The owner of S and Company knew that the Management Team would face challenges while executing the ambitious Christmas in July goals that had been laid out in the meeting unless they could change their methods of operations and working with their teams. The production team’s expectations of the managers were not necessarily the actions and activities that would promote business growth.
All but a couple of the managers had been in their roles for a number of years, long enough that it took a lot to get them excited. They maintained more than motivated. Growth came primarily as a result of their team’s production, even though they were quick to take credit for the growth.
The producers were a fairly independent group. About 40% were seasoned professionals who needed little from their managers until they ran into a problem. The next tier, about 30%, had been in the business and the company 2 – 3 years and would remind you of teenagers with their behavior. Another 20% were newer with two years or less under their belt and the remainder would be consider new.
Very few, if any, of the producers had reached their potential and each had needs that the manager should be able to leverage to help them and the business grow, The ones who would probably benefit the most and bring the greatest return on invested effort were also the most difficult to work with. They were in the 30% group and had just enough experience, success and tenure to think they had outgrown the manager’s ability to help them. The managers felt little love from this group and, in general, felt if they came to the manager it would be because they had a tough problem or wanted their compensation increased.
Compounding the challenges that existed in the company and the marketplace was timing. It was the middle of summer. Summer vacations, the lure of summer events and family commitments added to the breather many wanted to take after working hard through the spring and early summer busy times. It is always difficult to start an ambitious initiative in the summer.
The owner knew that he needed to really change things to make this work. He hoped that the behavior he was modeling would transfer to the managers, but knew that the group they would use these skills with would be the new and newer producers who still allowed them a pedestal. He decided to turn the tables.
He decided to create a contest in which the production team would stretch their managers by giving their manager points for positive and productive work with the producers. He asked for two representatives of each production tier to meet with him and be the courier of the information back to the producers and act as a leader in this project. He told them about the goals, with the largest being that everyone would grow as they achieved. He knew that spreading responsibility and roles for the short term would bring great results.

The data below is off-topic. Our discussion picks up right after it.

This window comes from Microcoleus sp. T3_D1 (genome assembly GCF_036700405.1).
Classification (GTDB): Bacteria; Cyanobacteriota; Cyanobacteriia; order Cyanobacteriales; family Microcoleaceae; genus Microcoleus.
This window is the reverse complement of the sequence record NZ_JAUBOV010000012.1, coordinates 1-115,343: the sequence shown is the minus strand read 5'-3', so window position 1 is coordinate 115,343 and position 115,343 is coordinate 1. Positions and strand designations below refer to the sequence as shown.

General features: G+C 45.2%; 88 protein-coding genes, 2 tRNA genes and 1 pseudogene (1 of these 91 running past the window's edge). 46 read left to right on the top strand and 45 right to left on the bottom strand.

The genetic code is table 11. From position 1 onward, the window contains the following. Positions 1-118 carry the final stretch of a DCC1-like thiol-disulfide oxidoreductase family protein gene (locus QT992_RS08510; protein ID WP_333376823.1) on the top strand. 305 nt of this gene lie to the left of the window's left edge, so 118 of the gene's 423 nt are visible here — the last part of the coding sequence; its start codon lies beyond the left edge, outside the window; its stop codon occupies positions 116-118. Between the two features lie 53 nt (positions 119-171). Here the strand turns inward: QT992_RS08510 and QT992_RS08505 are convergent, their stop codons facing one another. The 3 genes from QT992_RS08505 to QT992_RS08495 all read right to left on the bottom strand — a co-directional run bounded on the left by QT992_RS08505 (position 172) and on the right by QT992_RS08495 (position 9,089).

A point system was designed so that any producer could give four points to the managers score card for a growth activity which included strategy and planning sessions. Three points for proactive group activities which could include great meetings, lunch and learns or marketing activities. Two points would be given for standard training and/or coaching and one point for problem solving. Managers could also be given a negative point if it was felt that they were not leading, not available (business hours) or several other items that the production team voted to put on the list. A reward was set for the winning manager and team. To win, managers would need to have not only the highest point count but also had to have points awarded by each person on their team.
The managers and representatives worked together to present the contest and goals at the next meeting. Producers liked being able to help their manager gain points to win and everyone seemed to be excited. The peer representative changed the tone from top down to working together.
The managers each stepped up their game as they could not control points being given and did not know where they stood. Skills and ideas that had gone dormant were brought new life. Producers were involved and finding new value in their manager and the atmosphere was great to drive production. It was a great initiative with everyone having the opportunity to win. The changes were definitely the best gift delivered through Christmas in July and the owner knew that these would bring dollars in December.
The owner was pleased with the process and initial enthusiasm, but knew that there was one other group that had to be brought on board. If the operational staff and core support teams were not a part of goal, they could potentially be the wet blanket. The next post will tell that part of the story.